The government has now initiated efforts to use technology to cut costs and improve the reach of the free healthcare offered. This includes digitisation of all patient medical records, implementation of e-prescriptions, e-doctor visits and e-examinations, alongside establishment of a national centre for healthcare information. This will significantly improve health care services in rural areas, where access to staff and amenities are reduced compared to urban areas.

Health priorities

In 2015, Albania had the highest mortality rate in Europe, at 766 deaths per 100,000 people, as well as the highest rate of death from non-communicable diseases at 672 per 100,000 people.

The most common cause of death in Albania is ischemic heart disease, followed by cerebrovascular disease and lung cancer. The top ten risk factors contributing to these overall disease burdens are high blood pressure, dietary risks, tobacco smoking, high body mass index, high total cholesterol level, alcohol and drug use, air pollution, high fasting plasma glucose, occupational risks and malnutrition.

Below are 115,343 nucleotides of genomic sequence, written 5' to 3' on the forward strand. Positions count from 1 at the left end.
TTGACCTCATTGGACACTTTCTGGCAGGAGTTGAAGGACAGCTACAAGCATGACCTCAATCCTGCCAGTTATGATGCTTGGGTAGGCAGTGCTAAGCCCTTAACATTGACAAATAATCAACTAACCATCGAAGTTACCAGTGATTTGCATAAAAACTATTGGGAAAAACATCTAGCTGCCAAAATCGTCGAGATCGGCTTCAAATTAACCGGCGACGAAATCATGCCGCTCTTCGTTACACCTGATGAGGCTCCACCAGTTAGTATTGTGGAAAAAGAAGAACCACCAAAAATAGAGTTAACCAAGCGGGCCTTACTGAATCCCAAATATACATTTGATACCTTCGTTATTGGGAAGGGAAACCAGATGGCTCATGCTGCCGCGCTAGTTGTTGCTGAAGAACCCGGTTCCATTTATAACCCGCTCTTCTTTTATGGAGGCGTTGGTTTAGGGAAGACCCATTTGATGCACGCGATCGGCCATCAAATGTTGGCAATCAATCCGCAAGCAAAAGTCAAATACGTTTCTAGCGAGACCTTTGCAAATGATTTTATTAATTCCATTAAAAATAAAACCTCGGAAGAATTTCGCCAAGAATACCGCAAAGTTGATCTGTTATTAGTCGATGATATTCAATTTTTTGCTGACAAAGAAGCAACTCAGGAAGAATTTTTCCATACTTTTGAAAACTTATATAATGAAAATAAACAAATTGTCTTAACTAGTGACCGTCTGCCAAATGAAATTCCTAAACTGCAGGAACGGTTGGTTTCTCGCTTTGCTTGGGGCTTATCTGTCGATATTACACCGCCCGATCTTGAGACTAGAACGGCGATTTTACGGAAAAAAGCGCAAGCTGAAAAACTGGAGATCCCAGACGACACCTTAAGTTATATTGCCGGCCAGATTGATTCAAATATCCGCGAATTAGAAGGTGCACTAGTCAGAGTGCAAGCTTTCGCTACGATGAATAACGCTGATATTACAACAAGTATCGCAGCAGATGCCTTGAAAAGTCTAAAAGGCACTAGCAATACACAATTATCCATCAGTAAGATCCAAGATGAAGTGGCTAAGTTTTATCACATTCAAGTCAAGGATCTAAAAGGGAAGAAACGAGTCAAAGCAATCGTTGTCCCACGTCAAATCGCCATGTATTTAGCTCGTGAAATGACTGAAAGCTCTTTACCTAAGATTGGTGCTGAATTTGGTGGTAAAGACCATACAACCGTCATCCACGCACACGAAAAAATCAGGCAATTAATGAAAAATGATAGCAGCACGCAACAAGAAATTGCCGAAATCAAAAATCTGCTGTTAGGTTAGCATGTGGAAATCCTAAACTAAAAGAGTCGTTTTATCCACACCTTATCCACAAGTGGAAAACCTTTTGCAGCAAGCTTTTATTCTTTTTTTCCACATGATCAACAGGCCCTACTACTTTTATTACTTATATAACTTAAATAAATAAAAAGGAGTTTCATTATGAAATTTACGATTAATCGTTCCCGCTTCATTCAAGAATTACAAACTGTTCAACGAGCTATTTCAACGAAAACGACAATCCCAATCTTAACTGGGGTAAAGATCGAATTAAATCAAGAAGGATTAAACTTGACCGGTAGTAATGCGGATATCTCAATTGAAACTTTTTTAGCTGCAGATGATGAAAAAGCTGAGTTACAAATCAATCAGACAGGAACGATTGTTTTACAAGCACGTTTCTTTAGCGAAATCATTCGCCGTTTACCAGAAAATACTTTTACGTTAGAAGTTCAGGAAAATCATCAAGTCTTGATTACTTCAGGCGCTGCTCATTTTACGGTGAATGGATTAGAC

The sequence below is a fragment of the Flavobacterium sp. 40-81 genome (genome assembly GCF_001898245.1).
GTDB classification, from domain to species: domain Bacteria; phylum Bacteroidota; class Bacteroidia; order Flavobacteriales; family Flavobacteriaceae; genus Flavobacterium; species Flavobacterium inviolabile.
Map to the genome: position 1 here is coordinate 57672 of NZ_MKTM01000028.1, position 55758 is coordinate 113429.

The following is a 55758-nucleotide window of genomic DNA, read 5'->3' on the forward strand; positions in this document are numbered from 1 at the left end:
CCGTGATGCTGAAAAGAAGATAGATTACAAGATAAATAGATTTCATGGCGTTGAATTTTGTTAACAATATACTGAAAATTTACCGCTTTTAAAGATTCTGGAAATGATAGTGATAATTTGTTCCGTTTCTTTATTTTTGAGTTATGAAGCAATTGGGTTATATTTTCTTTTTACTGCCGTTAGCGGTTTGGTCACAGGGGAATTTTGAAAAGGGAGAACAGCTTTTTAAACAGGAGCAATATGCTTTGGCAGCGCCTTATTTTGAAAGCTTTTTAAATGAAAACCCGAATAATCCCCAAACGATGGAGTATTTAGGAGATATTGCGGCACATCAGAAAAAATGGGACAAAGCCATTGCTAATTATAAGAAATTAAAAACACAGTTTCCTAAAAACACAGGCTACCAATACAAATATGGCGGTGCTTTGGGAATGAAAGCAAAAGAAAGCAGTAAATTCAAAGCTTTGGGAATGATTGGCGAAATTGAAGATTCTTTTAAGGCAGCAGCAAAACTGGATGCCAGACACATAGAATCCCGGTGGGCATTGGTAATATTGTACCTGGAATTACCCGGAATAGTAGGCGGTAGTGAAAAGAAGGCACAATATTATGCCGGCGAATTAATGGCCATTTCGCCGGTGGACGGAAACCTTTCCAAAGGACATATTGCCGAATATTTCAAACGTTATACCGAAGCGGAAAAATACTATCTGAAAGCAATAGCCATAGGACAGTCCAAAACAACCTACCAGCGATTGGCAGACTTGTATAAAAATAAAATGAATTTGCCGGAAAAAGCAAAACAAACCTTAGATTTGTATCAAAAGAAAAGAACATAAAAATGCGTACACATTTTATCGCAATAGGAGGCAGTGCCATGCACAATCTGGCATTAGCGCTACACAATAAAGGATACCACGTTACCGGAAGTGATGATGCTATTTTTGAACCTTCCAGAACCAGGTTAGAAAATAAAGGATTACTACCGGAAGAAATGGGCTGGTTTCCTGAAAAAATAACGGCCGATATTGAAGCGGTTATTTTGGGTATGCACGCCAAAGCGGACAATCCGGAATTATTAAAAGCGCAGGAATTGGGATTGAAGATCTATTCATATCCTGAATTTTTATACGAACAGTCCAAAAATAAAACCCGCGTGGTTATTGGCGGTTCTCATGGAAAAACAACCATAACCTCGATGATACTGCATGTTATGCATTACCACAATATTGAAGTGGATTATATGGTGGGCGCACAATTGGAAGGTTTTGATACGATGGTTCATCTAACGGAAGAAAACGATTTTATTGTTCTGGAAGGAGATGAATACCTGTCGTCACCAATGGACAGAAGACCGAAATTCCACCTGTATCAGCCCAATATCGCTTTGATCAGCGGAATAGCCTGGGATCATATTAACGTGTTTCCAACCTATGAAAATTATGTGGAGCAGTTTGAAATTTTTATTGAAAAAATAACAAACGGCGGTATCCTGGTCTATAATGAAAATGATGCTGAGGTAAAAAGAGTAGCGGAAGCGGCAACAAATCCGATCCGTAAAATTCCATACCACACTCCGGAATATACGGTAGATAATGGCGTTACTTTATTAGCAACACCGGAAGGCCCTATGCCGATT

On the 26th of November 2019, Northwestern Albania was struck by a 6.4 magnitude earthquake with an epicentre 9.9 miles southwest of the town of Mamurras. The earthquake lasted around 50 seconds and was felt in Tirana, Albania’s capital, as well as places as far away as Bari, Taranto and Belgrade, around 230 miles northeast of the epicentre. 51 people were killed in the earthquake, with over 3,000 others injured. This was the second earthquake to strike the region within three months and was the strongest earthquake to hit Albania in more than 40 years. It was the deadliest earthquake to hit Albania in 99 years and was the world’s deadliest earthquake in 2019. Following this incident, the WHO began to work closely with the Albanian government to implement robust plans for improvements of the country’s emergency healthcare responses, mental health and psycho-social support for affected communities and steadfast plans to manage future disasters and their health risks.